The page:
Want a better memory and pancreas? Go to the dentist.

 Who would think there's a relationship between memory loss and your oral hygiene? It's just not obvious.

But a study this year published in the peer-reviewed Journal of Neurology, Neurosurgery and Psychiatry indicates it's true. You can read the (somewhat technical) details in the original article here.

The Facts. Giving cognitive tests to some 2,355 older (> 60 years old) adults, the researchers found that those with gingivitis [prononunced JIN-JA-V-EYE-TIS, a medical term describing various forms of gum disease) showed poor delayed verbal recall and poor basic arithmetic skills compared to those with good gum health. Simply put, the more gum disease present, the more these seniors couldn't recall well.

Strange but true.

Oh - and there's more. Gum health and overall oral health has also been shown to be linked to pancreatic cancer. (As Stephen Colbert might say, "We're not making this up as we go, Nation.")

In brief, a study by the Harvard School of Public Health, based on reviewing data from over 51,000 men,  found that men with a history of periodontal (gum) disease had a 64 per cent increased risk of pancreatic cancer than men with no such history. Increased severity of periodontitis, for example with recent tooth loss, had the greatest risk. 

Exactly how our "mouth health" (teeth & gums) interacts with our overall health, including our brain function, is not exactly understood.  But at some very common sense level, we all realise that the gums and our teeth, much like our skin, eyes and nose, are portals for possible infection to enter our bodies.  The body is a, after all, a wholly connected system.  A number of medical folks besides myself are concluding: It seems poor oral health can lead to infections that travel into your bloodstream and affect other parts of your body.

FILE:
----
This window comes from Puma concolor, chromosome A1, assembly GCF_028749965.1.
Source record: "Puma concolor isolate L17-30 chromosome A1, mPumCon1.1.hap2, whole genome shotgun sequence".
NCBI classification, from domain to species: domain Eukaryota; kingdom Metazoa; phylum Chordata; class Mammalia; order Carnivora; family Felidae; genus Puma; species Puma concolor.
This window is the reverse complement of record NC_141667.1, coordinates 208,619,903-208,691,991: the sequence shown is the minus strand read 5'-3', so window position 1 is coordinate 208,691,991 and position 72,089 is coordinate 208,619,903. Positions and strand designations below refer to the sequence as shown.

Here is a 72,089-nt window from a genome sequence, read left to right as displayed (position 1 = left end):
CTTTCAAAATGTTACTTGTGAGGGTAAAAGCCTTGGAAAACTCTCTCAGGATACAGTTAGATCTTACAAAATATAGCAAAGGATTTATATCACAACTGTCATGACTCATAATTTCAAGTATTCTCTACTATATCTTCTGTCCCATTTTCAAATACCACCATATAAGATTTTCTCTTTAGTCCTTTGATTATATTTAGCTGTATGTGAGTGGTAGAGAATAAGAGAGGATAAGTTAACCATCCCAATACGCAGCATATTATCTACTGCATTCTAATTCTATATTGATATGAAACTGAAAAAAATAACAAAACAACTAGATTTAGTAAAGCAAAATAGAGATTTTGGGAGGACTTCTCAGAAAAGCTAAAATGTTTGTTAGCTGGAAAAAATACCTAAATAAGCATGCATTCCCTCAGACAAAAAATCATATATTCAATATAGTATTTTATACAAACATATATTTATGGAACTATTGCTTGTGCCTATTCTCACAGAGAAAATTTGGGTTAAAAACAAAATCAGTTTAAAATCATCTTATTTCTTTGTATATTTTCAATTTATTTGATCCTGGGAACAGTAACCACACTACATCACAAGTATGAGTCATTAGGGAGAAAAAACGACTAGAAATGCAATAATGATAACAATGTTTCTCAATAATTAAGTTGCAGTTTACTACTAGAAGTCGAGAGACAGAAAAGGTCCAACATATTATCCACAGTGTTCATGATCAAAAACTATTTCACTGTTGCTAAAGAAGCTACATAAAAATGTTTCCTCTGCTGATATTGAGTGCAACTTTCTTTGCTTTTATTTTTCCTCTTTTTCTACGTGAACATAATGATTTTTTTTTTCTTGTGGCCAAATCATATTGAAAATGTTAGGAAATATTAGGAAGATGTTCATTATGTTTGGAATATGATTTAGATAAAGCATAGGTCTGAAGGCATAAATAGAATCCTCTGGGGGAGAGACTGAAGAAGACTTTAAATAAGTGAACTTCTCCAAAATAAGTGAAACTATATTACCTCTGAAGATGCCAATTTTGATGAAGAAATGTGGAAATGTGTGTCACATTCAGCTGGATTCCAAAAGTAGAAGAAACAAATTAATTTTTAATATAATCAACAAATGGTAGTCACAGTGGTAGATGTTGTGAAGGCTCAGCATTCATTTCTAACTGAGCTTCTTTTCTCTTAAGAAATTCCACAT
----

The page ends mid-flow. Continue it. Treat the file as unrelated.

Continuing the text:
Eureka! Your Teeth Are Part of Your Body!

Look-in-Your-Mouth-Aphobia. It's strange that so many people don't look inside their own mouths more. Maybe it's because much of the true state of your gums and teeth is "hidden" behind lips and smiles. How many of you know someone who lost a tooth and developed a new artful smile to disguise that? 

People are just kinda funny about thier teeth compared to other parts of their bodies. Gums bleeding?  Why many people just shine it on and figure it will stop. Now if their hands were bleeding - they'd drive right to the hospital emergency room!

 

Now now one is trying to scare people here. There's no reason to be scared, especially when there's a few relatively simply things you can do to prevent any problems.

 

What Can I Do to Avoid Gum Disease and These Related Health Problems?

1. Just like Mom always said, Brush your teeth regularly. Like these guys.

Very inspiring, eh? Now you can't see it in this in the video -- but these guys are using a soft or very-soft bristle tooth brush. Very smart.  (Don't know which kinds of toothbrushes are soft? We have some great Nimbus brushes in the office to show you.)

2.  Floss regularly!

The plain fact is that a toothbrush just can't get into those snarky little places between your teeth and gumline. And, typically, one-third of your tooth surface is down there!

Not sure you're flossing right? Our super-ninja hygenist, Sharon, will be glad to show you how to tame plaque, make it go wimper off to a corner.

3. Really want to make sure you keep your teeth & healthy gums?

(Keeping you excellent memory is a side bonus. ;-))

Visit your friendly dentist.

 Hey, that's me!

 See you (and your teeth and gums) at our next appointment!